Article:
By Mark Murphy
When you break it down, the task of leadership is essentially the pursuit of the mastery of hundreds of different skills.
But as we all know, plenty of leadership skills take time and effort to develop; everything from hiring, giving constructive feedback and leading change.
Yet, surprising as this might sound, one of the most important leadership skills – growing and developing employees – actually takes almost no time to master at all.
But it’s also skill that most leaders aren’t doing well at all.
So ‘what is it?’ I hear you ask. Let’s just take a step back first.
In the study, The State Of Leadership Development, Leadership IQ discovered that only 20% of employees say their leader always takes an active role in helping them grow and develop their full potential.
Further research has revealed even simple learning opportunities are hard to come by for many employees. A separate Leadership IQ study revealed that only 35% of employees say that they’re always learning something new at work, while 52% of people are ‘never’, ‘occasionally’, or ‘rarely’ learning new things. Worse yet is that when someone is always learning new things, they’re ten times more likely to be inspired to give their best effort at work than someone who is never learning.
Leaders can help staff grow by delegating
The good news is that it’s incredibly simple to drastically improve your employees’ growth, development, and learning. It’s as simple as asking yourself one basic question:
“What’s the one activity I currently do that, if delegated to an employee, would compel them to learn something new?”
This simple question works on three levels:
First, leaders need to get better at delegating, both for their own burnout and for the growth of their employees. Letting go of some activities is one of the fastest ways for leaders to prompt learning and development amongst their team.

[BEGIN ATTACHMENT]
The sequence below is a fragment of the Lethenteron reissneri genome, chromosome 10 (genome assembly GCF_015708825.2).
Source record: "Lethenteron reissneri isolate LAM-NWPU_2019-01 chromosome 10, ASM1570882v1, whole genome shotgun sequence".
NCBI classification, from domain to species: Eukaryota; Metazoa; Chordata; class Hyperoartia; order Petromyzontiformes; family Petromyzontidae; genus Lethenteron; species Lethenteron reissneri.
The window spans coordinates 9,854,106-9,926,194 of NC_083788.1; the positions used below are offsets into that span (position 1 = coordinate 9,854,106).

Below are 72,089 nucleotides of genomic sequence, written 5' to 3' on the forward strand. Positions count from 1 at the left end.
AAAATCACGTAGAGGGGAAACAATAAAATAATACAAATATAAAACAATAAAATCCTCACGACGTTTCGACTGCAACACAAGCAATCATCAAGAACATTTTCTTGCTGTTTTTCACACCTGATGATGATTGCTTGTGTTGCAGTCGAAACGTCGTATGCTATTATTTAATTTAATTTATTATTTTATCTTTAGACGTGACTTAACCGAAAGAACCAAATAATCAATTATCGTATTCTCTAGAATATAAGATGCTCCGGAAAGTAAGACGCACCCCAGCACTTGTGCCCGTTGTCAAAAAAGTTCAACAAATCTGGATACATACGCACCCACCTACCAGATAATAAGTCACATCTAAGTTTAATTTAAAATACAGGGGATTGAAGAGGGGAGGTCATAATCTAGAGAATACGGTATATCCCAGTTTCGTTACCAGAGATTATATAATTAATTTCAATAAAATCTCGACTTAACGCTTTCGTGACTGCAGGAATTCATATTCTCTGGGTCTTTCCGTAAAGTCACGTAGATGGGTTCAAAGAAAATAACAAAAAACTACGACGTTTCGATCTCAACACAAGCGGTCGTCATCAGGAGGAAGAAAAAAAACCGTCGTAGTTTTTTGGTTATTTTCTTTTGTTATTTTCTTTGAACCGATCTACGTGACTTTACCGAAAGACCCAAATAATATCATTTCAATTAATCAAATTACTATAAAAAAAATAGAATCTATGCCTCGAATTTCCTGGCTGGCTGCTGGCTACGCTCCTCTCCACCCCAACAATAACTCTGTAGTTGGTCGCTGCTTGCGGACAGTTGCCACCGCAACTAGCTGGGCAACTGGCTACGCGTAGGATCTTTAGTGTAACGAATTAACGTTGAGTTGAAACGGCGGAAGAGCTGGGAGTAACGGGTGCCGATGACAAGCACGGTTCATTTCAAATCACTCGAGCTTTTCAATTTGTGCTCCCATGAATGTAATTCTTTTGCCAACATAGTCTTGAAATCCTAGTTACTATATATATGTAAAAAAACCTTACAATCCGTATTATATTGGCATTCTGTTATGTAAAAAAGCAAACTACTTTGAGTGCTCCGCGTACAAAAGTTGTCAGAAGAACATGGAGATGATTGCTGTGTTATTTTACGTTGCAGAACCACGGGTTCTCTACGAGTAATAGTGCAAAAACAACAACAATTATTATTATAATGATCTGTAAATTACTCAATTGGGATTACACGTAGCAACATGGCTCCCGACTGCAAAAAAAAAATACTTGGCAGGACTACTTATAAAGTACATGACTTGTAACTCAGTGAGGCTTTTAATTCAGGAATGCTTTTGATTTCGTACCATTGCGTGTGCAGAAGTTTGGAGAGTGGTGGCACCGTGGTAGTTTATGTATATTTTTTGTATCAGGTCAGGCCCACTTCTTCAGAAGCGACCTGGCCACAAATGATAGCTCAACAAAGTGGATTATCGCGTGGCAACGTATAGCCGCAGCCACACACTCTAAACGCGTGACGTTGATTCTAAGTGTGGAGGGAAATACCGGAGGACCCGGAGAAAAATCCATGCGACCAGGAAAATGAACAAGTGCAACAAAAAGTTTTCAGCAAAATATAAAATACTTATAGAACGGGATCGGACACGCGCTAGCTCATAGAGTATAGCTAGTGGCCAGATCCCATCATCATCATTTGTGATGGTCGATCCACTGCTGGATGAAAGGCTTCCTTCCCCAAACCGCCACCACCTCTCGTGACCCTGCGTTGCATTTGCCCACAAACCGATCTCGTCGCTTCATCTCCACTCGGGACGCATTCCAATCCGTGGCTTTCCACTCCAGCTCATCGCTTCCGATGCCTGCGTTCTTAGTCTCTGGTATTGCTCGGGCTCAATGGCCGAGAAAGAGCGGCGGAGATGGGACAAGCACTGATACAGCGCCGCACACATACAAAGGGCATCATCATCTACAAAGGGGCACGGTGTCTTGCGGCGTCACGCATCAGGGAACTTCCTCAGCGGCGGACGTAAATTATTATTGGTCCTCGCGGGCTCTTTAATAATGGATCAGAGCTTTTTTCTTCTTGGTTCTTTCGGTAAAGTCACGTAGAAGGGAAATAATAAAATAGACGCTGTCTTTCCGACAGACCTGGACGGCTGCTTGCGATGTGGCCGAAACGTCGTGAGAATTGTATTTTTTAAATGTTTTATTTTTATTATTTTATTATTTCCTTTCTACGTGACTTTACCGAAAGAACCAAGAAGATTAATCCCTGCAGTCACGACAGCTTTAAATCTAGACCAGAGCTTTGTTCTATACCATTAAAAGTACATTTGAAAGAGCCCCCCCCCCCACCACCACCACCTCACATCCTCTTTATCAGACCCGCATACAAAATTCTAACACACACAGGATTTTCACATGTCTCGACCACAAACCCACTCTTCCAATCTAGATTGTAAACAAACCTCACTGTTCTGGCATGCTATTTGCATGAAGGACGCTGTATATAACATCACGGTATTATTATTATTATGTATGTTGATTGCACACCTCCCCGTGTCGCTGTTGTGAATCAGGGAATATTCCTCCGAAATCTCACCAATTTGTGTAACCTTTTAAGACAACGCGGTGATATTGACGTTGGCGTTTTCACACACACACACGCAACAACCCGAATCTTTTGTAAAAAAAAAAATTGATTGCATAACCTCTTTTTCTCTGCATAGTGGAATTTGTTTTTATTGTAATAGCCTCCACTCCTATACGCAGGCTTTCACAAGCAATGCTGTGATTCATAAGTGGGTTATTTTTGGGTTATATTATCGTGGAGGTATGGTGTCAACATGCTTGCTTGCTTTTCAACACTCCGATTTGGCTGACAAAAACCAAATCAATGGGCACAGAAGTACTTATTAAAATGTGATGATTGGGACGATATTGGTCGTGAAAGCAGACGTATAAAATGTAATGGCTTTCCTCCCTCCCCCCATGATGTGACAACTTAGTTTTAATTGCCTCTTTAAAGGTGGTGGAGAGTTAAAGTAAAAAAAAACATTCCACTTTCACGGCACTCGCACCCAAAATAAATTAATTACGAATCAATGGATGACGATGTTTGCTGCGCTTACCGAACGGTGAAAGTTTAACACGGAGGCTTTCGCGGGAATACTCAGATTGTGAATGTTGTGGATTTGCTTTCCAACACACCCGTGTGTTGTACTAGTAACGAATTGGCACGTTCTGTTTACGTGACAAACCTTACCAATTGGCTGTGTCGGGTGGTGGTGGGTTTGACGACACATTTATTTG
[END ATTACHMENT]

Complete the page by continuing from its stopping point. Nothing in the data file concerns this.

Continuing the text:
Second, delegating activities that would require employees to learn something new ensures leaders aren’t delegating the worst activities. Every leader does tasks that are mind-numbing and painful, but delegating only those terrible tasks isn’t a great way to foment employee growth. Leaders need to focus instead on delegating some activities that would increase employees’ capabilities and bolster their career prospects, while also engaging their brains.
Third, as leaders learn to delegate more of their current work, they’ll have more time to perform more of the leadership activities that are too often neglected. Whether these activities concern strategy, operations, people development, etc., most leaders are desperately in need of more time to do the work that advances their careers.
Delegation sounds easy but often isn’t
In theory, delegation should be incredibly simple to implement. So why are so few leaders delegating growth-focused activities?
Well, one of the big delegation impediments that managers face is the type of power they use.
We learned from the test, Which Types Of Power Do You Use?, that managers use a lot of information- and expert-power.
Information-power comes from having insight or information that others don’t have access to, while expert-power comes from doing things better or more expertly than other people.
Consider how most managers make the jump from independent contributor to manager. They often distinguish themselves as the most skilled or informed individual contributor, which puts on them on a high-potential track, and then a promotion follows.
Most managers weren’t chosen on the basis of their charisma, their ability to wield formal authority, or their extensive connections to internal power brokers. Most managers were chosen because they knew more or did their job better than everyone else.
There’s nothing inherently bad about managers using information- and expert-power, but it’s not uncommon for a leader to feel threatened when they’re asked to give up some of that information or develop expertise in others.
And that’s why, even though delegation is such a simple leadership technique, it can be emotionally fraught for managers.
The trick is to re-frame this from “giving up power” to “giving employees a powerful gift.”
Growing employees is one of the most powerful ways to engage and retain them, and given the overflowing to-do lists of the typical leader, there’s a nearly limitless supply of growth opportunities.
For executives and HRDs, your job is to keep reminding managers that the more of these activities they share with their employees, the more high-level work they’ll be able to take on.